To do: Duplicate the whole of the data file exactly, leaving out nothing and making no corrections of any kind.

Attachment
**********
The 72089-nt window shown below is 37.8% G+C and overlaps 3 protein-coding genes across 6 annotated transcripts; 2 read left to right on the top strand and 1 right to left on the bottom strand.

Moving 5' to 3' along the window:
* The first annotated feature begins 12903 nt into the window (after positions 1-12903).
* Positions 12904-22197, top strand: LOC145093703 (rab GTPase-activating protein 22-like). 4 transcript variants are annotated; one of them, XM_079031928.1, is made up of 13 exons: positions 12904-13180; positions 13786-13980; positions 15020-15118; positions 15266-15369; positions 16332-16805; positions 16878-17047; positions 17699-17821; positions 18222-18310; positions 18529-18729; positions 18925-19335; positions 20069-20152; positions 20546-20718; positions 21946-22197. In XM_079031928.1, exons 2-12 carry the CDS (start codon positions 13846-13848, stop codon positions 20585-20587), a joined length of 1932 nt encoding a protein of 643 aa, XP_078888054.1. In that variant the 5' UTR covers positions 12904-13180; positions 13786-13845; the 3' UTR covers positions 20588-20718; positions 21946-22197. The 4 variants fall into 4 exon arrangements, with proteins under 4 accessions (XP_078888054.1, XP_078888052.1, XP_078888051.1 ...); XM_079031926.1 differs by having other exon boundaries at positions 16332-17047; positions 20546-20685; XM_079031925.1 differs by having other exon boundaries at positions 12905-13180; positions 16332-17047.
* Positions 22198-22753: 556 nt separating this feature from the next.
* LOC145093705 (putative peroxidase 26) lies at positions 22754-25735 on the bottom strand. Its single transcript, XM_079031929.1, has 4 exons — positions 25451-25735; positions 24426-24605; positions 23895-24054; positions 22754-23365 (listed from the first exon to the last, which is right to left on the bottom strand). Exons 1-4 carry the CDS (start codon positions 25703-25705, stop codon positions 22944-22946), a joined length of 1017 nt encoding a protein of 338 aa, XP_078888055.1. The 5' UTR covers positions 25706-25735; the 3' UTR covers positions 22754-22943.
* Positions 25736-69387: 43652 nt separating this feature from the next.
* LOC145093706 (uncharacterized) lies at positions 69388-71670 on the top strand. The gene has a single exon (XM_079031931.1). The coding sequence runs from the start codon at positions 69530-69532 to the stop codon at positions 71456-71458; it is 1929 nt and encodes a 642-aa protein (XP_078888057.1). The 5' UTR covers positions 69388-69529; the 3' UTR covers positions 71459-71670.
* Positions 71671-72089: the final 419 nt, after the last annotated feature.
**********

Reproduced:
The 72089-nt window shown below is 37.8% G+C and overlaps 3 protein-coding genes across 6 annotated transcripts; 2 read left to right on the top strand and 1 right to left on the bottom strand.

Moving 5' to 3' along the window:
* The first annotated feature begins 12903 nt into the window (after positions 1-12903).
* Positions 12904-22197, top strand: LOC145093703 (rab GTPase-activating protein 22-like). 4 transcript variants are annotated; one of them, XM_079031928.1, is made up of 13 exons: positions 12904-13180; positions 13786-13980; positions 15020-15118; positions 15266-15369; positions 16332-16805; positions 16878-17047; positions 17699-17821; positions 18222-18310; positions 18529-18729; positions 18925-19335; positions 20069-20152; positions 20546-20718; positions 21946-22197. In XM_079031928.1, exons 2-12 carry the CDS (start codon positions 13846-13848, stop codon positions 20585-20587), a joined length of 1932 nt encoding a protein of 643 aa, XP_078888054.1. In that variant the 5' UTR covers positions 12904-13180; positions 13786-13845; the 3' UTR covers positions 20588-20718; positions 21946-22197. The 4 variants fall into 4 exon arrangements, with proteins under 4 accessions (XP_078888054.1, XP_078888052.1, XP_078888051.1 ...); XM_079031926.1 differs by having other exon boundaries at positions 16332-17047; positions 20546-20685; XM_079031925.1 differs by having other exon boundaries at positions 12905-13180; positions 16332-17047.
* Positions 22198-22753: 556 nt separating this feature from the next.
* LOC145093705 (putative peroxidase 26) lies at positions 22754-25735 on the bottom strand. Its single transcript, XM_079031929.1, has 4 exons — positions 25451-25735; positions 24426-24605; positions 23895-24054; positions 22754-23365 (listed from the first exon to the last, which is right to left on the bottom strand). Exons 1-4 carry the CDS (start codon positions 25703-25705, stop codon positions 22944-22946), a joined length of 1017 nt encoding a protein of 338 aa, XP_078888055.1. The 5' UTR covers positions 25706-25735; the 3' UTR covers positions 22754-22943.
* Positions 25736-69387: 43652 nt separating this feature from the next.
* LOC145093706 (uncharacterized) lies at positions 69388-71670 on the top strand. The gene has a single exon (XM_079031931.1). The coding sequence runs from the start codon at positions 69530-69532 to the stop codon at positions 71456-71458; it is 1929 nt and encodes a 642-aa protein (XP_078888057.1). The 5' UTR covers positions 69388-69529; the 3' UTR covers positions 71459-71670.
* Positions 71671-72089: the final 419 nt, after the last annotated feature.